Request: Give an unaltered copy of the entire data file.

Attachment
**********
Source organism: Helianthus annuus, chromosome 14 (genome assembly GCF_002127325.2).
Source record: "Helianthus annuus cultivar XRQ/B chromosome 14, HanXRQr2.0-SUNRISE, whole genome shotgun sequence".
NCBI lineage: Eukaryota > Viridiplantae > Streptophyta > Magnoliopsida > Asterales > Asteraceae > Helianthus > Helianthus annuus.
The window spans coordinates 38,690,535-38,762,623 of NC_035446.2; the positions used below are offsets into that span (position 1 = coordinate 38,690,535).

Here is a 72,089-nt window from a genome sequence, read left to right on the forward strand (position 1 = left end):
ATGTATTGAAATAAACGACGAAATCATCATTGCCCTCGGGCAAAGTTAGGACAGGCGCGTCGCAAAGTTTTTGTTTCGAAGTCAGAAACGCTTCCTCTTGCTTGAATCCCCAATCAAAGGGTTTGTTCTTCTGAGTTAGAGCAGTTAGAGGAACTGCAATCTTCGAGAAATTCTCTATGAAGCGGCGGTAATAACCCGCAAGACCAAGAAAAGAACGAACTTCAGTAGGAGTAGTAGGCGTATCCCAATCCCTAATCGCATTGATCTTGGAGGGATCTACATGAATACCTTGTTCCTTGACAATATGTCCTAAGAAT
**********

Source organism: Helianthus annuus, chromosome 14 (genome assembly GCF_002127325.2).
Source record: "Helianthus annuus cultivar XRQ/B chromosome 14, HanXRQr2.0-SUNRISE, whole genome shotgun sequence".
NCBI lineage: Eukaryota > Viridiplantae > Streptophyta > Magnoliopsida > Asterales > Asteraceae > Helianthus > Helianthus annuus.
The window spans coordinates 38,690,535-38,762,623 of NC_035446.2; the positions used below are offsets into that span (position 1 = coordinate 38,690,535).

Here is a 72,089-nt window from a genome sequence, read left to right on the forward strand (position 1 = left end):
ATGTATTGAAATAAACGACGAAATCATCATTGCCCTCGGGCAAAGTTAGGACAGGCGCGTCGCAAAGTTTTTGTTTCGAAGTCAGAAACGCTTCCTCTTGCTTGAATCCCCAATCAAAGGGTTTGTTCTTCTGAGTTAGAGCAGTTAGAGGAACTGCAATCTTCGAGAAATTCTCTATGAAGCGGCGGTAATAACCCGCAAGACCAAGAAAAGAACGAACTTCAGTAGGAGTAGTAGGCGTATCCCAATCCCTAATCGCATTGATCTTGGAGGGATCTACATGAATACCTTGTTCCTTGACAATATGTCCTAAGAAT